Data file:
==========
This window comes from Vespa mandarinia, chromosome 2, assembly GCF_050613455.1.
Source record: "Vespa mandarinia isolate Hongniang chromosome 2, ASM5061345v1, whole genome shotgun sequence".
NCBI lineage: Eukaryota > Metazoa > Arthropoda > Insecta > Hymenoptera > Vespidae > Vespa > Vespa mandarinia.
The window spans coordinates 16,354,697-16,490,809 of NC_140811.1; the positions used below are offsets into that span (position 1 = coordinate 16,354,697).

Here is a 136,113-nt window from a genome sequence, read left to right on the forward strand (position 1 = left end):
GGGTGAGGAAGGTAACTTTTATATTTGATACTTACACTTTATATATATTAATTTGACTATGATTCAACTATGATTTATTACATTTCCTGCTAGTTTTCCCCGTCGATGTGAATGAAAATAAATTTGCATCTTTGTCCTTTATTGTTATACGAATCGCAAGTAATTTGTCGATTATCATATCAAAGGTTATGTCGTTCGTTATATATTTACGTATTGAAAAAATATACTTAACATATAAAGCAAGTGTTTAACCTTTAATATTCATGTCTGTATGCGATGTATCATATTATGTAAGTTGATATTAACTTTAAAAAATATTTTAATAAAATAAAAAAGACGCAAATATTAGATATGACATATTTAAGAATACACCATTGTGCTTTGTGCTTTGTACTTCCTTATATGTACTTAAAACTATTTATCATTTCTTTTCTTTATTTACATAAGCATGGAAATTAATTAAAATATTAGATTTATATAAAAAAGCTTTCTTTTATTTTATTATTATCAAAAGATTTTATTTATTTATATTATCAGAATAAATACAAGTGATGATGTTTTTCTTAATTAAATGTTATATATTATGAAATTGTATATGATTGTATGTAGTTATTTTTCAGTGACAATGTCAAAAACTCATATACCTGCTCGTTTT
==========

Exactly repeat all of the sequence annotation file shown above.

This window comes from Vespa mandarinia, chromosome 2, assembly GCF_050613455.1.
Source record: "Vespa mandarinia isolate Hongniang chromosome 2, ASM5061345v1, whole genome shotgun sequence".
NCBI lineage: Eukaryota > Metazoa > Arthropoda > Insecta > Hymenoptera > Vespidae > Vespa > Vespa mandarinia.
The window spans coordinates 16,354,697-16,490,809 of NC_140811.1; the positions used below are offsets into that span (position 1 = coordinate 16,354,697).

Here is a 136,113-nt window from a genome sequence, read left to right on the forward strand (position 1 = left end):
GGGTGAGGAAGGTAACTTTTATATTTGATACTTACACTTTATATATATTAATTTGACTATGATTCAACTATGATTTATTACATTTCCTGCTAGTTTTCCCCGTCGATGTGAATGAAAATAAATTTGCATCTTTGTCCTTTATTGTTATACGAATCGCAAGTAATTTGTCGATTATCATATCAAAGGTTATGTCGTTCGTTATATATTTACGTATTGAAAAAATATACTTAACATATAAAGCAAGTGTTTAACCTTTAATATTCATGTCTGTATGCGATGTATCATATTATGTAAGTTGATATTAACTTTAAAAAATATTTTAATAAAATAAAAAAGACGCAAATATTAGATATGACATATTTAAGAATACACCATTGTGCTTTGTGCTTTGTACTTCCTTATATGTACTTAAAACTATTTATCATTTCTTTTCTTTATTTACATAAGCATGGAAATTAATTAAAATATTAGATTTATATAAAAAAGCTTTCTTTTATTTTATTATTATCAAAAGATTTTATTTATTTATATTATCAGAATAAATACAAGTGATGATGTTTTTCTTAATTAAATGTTATATATTATGAAATTGTATATGATTGTATGTAGTTATTTTTCAGTGACAATGTCAAAAACTCATATACCTGCTCGTTTT